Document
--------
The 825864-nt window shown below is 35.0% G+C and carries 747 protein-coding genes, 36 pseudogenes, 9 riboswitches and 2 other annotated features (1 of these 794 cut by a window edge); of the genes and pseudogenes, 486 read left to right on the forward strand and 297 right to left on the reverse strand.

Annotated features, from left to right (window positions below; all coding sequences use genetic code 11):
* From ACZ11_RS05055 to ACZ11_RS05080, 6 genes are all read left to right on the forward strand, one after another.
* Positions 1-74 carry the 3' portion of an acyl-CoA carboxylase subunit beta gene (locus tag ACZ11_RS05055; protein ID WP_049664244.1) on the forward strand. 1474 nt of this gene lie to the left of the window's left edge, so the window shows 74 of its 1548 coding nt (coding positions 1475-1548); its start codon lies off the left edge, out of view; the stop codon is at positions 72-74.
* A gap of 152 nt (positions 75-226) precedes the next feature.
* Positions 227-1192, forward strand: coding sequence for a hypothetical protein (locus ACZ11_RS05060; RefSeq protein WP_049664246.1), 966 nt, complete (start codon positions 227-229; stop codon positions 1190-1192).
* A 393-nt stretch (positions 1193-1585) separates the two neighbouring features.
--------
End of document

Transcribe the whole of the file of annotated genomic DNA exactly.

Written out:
The 825864-nt window shown below is 35.0% G+C and carries 747 protein-coding genes, 36 pseudogenes, 9 riboswitches and 2 other annotated features (1 of these 794 cut by a window edge); of the genes and pseudogenes, 486 read left to right on the forward strand and 297 right to left on the reverse strand.

Annotated features, from left to right (window positions below; all coding sequences use genetic code 11):
* From ACZ11_RS05055 to ACZ11_RS05080, 6 genes are all read left to right on the forward strand, one after another.
* Positions 1-74 carry the 3' portion of an acyl-CoA carboxylase subunit beta gene (locus tag ACZ11_RS05055; protein ID WP_049664244.1) on the forward strand. 1474 nt of this gene lie to the left of the window's left edge, so the window shows 74 of its 1548 coding nt (coding positions 1475-1548); its start codon lies off the left edge, out of view; the stop codon is at positions 72-74.
* A gap of 152 nt (positions 75-226) precedes the next feature.
* Positions 227-1192, forward strand: coding sequence for a hypothetical protein (locus ACZ11_RS05060; RefSeq protein WP_049664246.1), 966 nt, complete (start codon positions 227-229; stop codon positions 1190-1192).
* A 393-nt stretch (positions 1193-1585) separates the two neighbouring features.